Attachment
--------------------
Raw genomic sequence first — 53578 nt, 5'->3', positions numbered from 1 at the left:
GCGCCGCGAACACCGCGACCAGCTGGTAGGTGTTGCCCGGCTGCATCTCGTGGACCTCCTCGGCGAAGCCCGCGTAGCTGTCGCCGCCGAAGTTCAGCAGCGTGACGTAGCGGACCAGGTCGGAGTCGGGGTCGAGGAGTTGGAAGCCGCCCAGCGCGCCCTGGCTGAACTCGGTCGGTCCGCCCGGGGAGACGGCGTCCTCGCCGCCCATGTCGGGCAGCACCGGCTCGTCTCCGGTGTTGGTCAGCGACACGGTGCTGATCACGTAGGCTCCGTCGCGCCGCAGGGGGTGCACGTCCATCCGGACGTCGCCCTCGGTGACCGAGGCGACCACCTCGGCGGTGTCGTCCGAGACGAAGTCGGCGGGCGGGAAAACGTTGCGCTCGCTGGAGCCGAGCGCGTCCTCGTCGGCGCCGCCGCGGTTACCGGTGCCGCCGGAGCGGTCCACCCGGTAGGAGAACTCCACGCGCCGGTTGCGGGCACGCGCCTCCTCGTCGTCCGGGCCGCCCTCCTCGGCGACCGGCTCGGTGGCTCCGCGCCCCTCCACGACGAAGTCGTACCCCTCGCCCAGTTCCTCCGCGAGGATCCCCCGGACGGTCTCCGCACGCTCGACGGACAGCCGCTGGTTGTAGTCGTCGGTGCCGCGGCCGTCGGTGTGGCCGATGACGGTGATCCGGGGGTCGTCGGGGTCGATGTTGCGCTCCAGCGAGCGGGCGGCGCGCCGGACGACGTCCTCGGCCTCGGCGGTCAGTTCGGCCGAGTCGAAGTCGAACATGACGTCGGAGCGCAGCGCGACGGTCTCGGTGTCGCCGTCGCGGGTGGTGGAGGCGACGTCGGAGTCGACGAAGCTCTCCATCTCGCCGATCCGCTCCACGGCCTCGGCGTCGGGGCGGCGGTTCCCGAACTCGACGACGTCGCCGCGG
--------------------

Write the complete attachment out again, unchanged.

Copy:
Raw genomic sequence first — 53578 nt, 5'->3', positions numbered from 1 at the left:
GCGCCGCGAACACCGCGACCAGCTGGTAGGTGTTGCCCGGCTGCATCTCGTGGACCTCCTCGGCGAAGCCCGCGTAGCTGTCGCCGCCGAAGTTCAGCAGCGTGACGTAGCGGACCAGGTCGGAGTCGGGGTCGAGGAGTTGGAAGCCGCCCAGCGCGCCCTGGCTGAACTCGGTCGGTCCGCCCGGGGAGACGGCGTCCTCGCCGCCCATGTCGGGCAGCACCGGCTCGTCTCCGGTGTTGGTCAGCGACACGGTGCTGATCACGTAGGCTCCGTCGCGCCGCAGGGGGTGCACGTCCATCCGGACGTCGCCCTCGGTGACCGAGGCGACCACCTCGGCGGTGTCGTCCGAGACGAAGTCGGCGGGCGGGAAAACGTTGCGCTCGCTGGAGCCGAGCGCGTCCTCGTCGGCGCCGCCGCGGTTACCGGTGCCGCCGGAGCGGTCCACCCGGTAGGAGAACTCCACGCGCCGGTTGCGGGCACGCGCCTCCTCGTCGTCCGGGCCGCCCTCCTCGGCGACCGGCTCGGTGGCTCCGCGCCCCTCCACGACGAAGTCGTACCCCTCGCCCAGTTCCTCCGCGAGGATCCCCCGGACGGTCTCCGCACGCTCGACGGACAGCCGCTGGTTGTAGTCGTCGGTGCCGCGGCCGTCGGTGTGGCCGATGACGGTGATCCGGGGGTCGTCGGGGTCGATGTTGCGCTCCAGCGAGCGGGCGGCGCGCCGGACGACGTCCTCGGCCTCGGCGGTCAGTTCGGCCGAGTCGAAGTCGAACATGACGTCGGAGCGCAGCGCGACGGTCTCGGTGTCGCCGTCGCGGGTGGTGGAGGCGACGTCGGAGTCGACGAAGCTCTCCATCTCGCCGATCCGCTCCACGGCCTCGGCGTCGGGGCGGCGGTTCCCGAACTCGACGACGTCGCCGCGG